Sleeping Out: Full Moon
by Rupert Brooke
They sleep within. . . .
I cower to the earth, I waking, I only.
High and cold thou dreamest, O queen, high-dreaming and lonely.
We have slept too long, who can hardly win
The white one flame, and the night-long crying;
The viewless passers; the world's low sighing
With desire, with yearning,
To the fire unburning,
To the heatless fire, to the flameless ecstasy! . . .
Helpless I lie.
And around me the feet of thy watchers tread.
There is a rumour and a radiance of wings above my head,
An intolerable radiance of wings. . . .
All the earth grows fire,
White lips of desire
Brushing cool on the forehead, croon slumbrous things.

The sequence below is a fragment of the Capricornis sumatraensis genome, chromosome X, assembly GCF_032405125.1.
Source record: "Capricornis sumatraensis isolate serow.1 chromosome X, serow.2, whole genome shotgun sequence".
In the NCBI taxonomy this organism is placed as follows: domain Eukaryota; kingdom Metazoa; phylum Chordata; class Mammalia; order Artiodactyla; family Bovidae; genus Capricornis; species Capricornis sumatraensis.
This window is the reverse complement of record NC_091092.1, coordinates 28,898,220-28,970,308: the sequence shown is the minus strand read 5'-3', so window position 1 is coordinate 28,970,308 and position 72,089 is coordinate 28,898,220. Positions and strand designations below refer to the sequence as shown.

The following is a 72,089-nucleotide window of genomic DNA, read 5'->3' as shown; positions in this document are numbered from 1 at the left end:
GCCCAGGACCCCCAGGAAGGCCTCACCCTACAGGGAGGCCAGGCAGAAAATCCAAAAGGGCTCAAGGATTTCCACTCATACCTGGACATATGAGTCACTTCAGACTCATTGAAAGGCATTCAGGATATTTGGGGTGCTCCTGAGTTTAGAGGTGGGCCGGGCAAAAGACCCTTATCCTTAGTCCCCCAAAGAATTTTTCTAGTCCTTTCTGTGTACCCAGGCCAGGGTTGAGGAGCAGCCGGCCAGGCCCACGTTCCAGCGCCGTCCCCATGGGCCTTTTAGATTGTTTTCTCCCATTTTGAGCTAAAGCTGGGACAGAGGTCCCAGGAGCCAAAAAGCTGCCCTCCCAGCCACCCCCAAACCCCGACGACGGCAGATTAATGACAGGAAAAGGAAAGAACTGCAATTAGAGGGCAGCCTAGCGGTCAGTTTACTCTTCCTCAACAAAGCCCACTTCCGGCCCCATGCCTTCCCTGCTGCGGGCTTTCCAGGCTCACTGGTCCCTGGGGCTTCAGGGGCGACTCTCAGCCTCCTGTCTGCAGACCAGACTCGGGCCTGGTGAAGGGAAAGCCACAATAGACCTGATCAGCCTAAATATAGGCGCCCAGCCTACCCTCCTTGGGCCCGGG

Earth fades; and the air is thrilled with ways,
Dewy paths full of comfort. And radiant bands,
The gracious presence of friendly hands,
Help the blind one, the glad one, who stumbles and strays,
Stretching wavering hands, up, up, through the praise
Of a myriad silver trumpets, through cries,
To all glory, to all gladness, to the infinite height,
To the gracious, the unmoving, the mother eyes,
And the laughter, and the lips, of light.